There is a break in the recording next, “Stratus” fades out at the end before “Something In The Water (Does Not Compute)” fades in, delivering us late into the song. We only get the last few call and response of “must be something in the water you drink” before the song fizzles out.

It’s not all that bad though as the following song is  “Strange Relationship.” The bass may not be particularly prominent on the recording, but there is plenty of funk dripping from the keyboards and Prince’s vocals. However, things flip when Cassandra plays her solo, the piano barely audible and the bass suddenly becoming the backbone of the song. It is a very loose performance, one that I feel as much as I hear, and it’s about this point that I decide I would gladly sell right arm for a soundboard recording of this entire gig.

Even “I Like Funky Music” sounds better in this context. A song I could happily pass on, here it becomes part of the “Strange Relationship” jam, and rather than drag it down it adds to it with the audience becoming involved with the chants. I must praise the keyboards again at this point as they continue to solo and delight me with their sprinklings of stardust.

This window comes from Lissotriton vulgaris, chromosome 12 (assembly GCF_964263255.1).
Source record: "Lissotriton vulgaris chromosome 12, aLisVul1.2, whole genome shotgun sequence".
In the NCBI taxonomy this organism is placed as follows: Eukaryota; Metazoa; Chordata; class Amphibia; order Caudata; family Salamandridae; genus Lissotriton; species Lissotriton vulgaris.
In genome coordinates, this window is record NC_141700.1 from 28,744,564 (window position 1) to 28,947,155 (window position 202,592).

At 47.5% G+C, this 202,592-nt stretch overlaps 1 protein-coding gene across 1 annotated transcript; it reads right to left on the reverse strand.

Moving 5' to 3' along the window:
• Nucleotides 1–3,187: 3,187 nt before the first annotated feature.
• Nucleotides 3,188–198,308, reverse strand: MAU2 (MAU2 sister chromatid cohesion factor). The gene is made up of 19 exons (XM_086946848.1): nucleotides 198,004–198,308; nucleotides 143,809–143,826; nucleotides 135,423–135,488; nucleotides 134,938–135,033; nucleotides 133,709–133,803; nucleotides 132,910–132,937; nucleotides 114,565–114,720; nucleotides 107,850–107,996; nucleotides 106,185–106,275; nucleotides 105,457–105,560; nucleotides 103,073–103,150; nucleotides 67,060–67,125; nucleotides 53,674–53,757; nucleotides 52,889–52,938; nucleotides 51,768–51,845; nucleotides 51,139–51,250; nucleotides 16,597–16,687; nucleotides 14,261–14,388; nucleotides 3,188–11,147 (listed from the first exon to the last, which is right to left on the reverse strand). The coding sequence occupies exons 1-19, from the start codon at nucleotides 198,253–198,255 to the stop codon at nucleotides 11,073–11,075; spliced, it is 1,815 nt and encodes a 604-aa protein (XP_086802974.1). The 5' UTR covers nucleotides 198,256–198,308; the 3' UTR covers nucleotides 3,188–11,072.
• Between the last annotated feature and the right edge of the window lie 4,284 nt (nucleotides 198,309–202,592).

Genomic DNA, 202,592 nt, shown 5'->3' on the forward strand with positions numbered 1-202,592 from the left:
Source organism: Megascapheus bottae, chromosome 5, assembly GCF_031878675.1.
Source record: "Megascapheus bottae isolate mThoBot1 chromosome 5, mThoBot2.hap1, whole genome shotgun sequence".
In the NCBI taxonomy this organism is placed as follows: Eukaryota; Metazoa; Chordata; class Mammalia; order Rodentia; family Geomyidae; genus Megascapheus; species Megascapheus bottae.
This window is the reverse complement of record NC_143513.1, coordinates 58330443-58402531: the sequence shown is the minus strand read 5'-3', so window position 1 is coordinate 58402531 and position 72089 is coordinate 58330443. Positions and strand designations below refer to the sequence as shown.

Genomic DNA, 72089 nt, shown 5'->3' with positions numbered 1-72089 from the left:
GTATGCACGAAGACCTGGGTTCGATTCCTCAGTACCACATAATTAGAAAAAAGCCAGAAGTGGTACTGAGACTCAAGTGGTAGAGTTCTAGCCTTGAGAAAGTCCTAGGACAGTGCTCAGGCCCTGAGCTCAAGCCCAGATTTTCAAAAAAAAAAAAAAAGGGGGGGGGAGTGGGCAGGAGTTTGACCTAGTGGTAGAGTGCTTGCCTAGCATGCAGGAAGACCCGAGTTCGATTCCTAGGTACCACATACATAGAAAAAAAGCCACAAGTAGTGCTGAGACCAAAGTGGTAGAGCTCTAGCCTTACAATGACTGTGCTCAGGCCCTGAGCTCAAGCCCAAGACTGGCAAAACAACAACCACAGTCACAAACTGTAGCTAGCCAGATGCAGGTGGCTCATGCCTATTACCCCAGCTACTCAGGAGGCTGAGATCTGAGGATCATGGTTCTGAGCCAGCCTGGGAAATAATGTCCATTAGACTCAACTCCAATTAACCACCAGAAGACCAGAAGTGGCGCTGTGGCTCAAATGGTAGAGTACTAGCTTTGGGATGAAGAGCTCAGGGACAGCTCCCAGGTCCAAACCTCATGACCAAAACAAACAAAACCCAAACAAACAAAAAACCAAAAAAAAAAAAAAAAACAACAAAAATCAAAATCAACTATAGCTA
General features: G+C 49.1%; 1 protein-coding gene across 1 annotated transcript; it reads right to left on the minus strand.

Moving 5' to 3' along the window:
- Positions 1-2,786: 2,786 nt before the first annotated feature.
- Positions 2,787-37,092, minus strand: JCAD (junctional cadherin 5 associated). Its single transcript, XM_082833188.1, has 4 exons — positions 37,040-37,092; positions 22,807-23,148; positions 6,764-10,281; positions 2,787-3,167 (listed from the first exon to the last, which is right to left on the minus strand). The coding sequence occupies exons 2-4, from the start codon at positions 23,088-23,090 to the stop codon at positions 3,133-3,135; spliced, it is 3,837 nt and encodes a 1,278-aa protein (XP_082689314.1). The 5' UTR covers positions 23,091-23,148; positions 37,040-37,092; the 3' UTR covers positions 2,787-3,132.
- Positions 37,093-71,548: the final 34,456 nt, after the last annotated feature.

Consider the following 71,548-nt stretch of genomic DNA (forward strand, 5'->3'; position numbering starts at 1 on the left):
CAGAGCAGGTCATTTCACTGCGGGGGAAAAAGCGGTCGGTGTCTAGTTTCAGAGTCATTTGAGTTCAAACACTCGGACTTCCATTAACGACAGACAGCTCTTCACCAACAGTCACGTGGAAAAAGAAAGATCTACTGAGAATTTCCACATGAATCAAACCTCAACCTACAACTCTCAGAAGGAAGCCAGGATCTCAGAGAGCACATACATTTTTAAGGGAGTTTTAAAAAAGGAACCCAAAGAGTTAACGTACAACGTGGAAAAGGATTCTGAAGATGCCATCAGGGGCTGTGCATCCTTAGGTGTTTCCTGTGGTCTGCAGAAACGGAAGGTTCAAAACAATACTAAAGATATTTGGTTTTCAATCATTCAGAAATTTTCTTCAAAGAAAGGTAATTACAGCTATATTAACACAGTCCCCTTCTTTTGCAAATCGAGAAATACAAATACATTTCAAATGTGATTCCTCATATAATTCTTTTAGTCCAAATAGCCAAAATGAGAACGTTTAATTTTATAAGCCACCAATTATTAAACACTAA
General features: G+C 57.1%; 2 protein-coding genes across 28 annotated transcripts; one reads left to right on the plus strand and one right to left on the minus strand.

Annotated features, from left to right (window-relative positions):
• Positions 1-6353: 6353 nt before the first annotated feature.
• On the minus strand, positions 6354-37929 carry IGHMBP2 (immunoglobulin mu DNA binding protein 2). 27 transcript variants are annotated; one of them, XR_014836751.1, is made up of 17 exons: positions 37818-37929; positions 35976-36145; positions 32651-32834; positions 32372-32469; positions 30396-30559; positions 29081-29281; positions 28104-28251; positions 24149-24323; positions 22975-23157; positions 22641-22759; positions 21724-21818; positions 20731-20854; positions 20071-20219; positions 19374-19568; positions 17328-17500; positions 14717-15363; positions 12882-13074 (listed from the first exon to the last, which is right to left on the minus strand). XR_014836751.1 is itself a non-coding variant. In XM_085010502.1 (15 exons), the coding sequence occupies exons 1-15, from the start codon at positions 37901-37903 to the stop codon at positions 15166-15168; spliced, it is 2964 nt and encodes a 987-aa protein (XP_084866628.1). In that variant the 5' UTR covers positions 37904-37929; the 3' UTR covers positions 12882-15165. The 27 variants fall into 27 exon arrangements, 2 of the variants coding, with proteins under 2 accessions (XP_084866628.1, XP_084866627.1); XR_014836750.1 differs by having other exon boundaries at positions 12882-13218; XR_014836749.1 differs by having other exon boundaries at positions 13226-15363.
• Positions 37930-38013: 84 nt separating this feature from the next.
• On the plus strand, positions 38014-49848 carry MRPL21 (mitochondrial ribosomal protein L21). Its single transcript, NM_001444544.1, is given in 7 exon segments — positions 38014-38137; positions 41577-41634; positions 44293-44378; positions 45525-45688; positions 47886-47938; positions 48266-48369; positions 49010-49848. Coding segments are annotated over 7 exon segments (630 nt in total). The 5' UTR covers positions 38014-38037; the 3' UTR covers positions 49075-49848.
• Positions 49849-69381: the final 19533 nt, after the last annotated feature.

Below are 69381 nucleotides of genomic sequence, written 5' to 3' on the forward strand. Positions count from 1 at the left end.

This funk jam continues to evolve, and “Up For The Downstroke” reminds me of how much this white boy has learnt about the history of funk from Prince. My first introduction to Parliment/Funkadelic/George Clinton was from hearing performances like this and then going back to find the original artists. This performance is worthy of those predecessors as the song swells and bloats,Prince and the band playing the audience as much as they are playing the music. It remains a beautifully unfocused, all encompassing jam that is further enhanced by cameos from “Fantastic Voyage” and “Give Up The Funk (Tear The Roof Off The Sucker)” Its not an intense jam that fills the recording, but it is one of the most enjoyable I have heard for a long time, and again I am quite ready to sell my bodyparts for more of the same. Oh to be there!